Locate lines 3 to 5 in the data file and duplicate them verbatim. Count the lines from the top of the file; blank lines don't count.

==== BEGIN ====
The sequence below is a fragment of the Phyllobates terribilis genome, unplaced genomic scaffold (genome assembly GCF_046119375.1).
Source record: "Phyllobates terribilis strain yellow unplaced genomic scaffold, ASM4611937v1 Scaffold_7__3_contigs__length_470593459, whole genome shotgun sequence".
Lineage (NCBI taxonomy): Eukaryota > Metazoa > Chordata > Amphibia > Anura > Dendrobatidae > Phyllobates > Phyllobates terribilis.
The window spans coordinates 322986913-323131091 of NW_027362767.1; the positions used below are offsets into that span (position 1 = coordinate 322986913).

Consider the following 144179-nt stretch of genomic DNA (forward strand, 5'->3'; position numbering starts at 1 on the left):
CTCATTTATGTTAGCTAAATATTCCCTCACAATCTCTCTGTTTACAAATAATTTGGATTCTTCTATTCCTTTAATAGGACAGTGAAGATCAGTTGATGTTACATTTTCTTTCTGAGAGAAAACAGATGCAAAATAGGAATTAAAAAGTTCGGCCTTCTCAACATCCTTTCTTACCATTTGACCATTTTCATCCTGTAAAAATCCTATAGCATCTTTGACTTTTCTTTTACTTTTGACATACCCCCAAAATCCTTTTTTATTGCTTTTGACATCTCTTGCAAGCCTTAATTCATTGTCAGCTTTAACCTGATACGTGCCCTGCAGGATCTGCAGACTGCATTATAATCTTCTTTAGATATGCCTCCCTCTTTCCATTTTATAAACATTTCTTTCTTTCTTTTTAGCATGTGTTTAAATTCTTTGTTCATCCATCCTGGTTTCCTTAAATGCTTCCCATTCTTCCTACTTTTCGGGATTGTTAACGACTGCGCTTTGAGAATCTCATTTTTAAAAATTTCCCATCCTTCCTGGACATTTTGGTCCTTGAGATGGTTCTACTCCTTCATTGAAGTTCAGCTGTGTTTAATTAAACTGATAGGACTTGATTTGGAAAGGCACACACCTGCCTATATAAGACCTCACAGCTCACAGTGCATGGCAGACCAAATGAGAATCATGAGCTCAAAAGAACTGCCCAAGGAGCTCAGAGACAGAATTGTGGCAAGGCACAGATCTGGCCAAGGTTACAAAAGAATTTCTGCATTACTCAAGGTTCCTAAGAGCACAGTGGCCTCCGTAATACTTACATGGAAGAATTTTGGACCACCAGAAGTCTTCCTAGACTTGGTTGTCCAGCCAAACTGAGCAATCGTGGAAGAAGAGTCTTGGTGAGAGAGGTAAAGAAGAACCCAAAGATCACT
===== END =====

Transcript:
Lineage (NCBI taxonomy): Eukaryota > Metazoa > Chordata > Amphibia > Anura > Dendrobatidae > Phyllobates > Phyllobates terribilis.
The window spans coordinates 322986913-323131091 of NW_027362767.1; the positions used below are offsets into that span (position 1 = coordinate 322986913).

Consider the following 144179-nt stretch of genomic DNA (forward strand, 5'->3'; position numbering starts at 1 on the left):